Home is strewn with a host of bodies – in transit, scarred, marked, dismembered, and vanished – in a rehearsal of a dreadful trans-Atlantic history with Money’s return to Lotus, Georgia assuming mythic dimensions as a heroic quest into the underworld. Billy, the youthful Math whiz that Money meets outside of Portland, is the victim of a drive-by shooting at the hands of a police officer. That the young boy’s chief aspiration is to be a man signals Morrison’s awareness of the threat of state-sponsored violence for black masculinity and the need for police reform. Money’s arrest for vagrancy following his release from an army hospital, no less than Reverend Locke’s reminder that hospital doctors experiment on black bodies, points to the failure of traditional institutions in addressing the complex issues among the inner-city poor and the practicality of diversity training as a means of creating a more equitable social system.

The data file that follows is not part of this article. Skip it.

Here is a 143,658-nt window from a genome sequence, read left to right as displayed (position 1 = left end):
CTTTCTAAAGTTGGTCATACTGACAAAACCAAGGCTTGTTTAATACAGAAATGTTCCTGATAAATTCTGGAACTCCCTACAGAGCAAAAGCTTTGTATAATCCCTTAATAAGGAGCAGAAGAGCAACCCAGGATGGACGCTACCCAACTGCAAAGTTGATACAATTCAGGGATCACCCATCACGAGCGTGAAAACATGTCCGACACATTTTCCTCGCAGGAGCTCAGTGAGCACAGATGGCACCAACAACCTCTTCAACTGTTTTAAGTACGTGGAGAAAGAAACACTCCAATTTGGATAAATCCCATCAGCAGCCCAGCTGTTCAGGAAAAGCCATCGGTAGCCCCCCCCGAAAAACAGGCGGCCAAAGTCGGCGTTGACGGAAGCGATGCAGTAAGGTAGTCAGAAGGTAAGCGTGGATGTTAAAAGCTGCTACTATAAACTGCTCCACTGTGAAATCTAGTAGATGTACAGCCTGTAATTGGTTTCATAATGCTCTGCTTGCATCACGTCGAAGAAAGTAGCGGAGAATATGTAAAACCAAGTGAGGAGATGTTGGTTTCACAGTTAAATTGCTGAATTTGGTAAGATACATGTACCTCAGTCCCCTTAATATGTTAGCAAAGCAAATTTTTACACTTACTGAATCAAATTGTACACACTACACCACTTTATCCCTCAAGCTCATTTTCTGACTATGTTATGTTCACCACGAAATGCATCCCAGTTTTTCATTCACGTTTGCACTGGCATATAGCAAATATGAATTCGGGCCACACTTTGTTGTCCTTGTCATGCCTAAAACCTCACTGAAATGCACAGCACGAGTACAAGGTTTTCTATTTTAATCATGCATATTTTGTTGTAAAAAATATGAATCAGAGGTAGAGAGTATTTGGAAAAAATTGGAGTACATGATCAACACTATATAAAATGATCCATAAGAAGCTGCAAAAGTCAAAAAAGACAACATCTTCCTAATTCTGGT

If the abuses Cee suffers underscore the challenges of finding a safe space apart from physical and psychic violence, her recovery in the company of a community of southern women points to home as a contested site, at once both a place of trauma and a locus for transformative change. Readers familiar with Morrison’s fiction recognize Ethel Fordham as one in a long line of indomitable mother figures. Fordham is closely associated with the unscripted folk practices that have allowed diaspora subjects to persevere in the face of unrelenting abuse, and in a curious act of doubling resonant with novelistic arrangements of trans-human constructions, she becomes the mother that Cee no longer has. Cee, essentially childless, recovers her lost childhood in a symbolic restoration of the ruptured historical continuum underlying the mother-child dyad. Through the ceremonial practices associated with an agrarian homestead — cooking, quilting, gardening, and homeopathic cures – Cee achieves a new subjectivity apart from the wounds she has endured.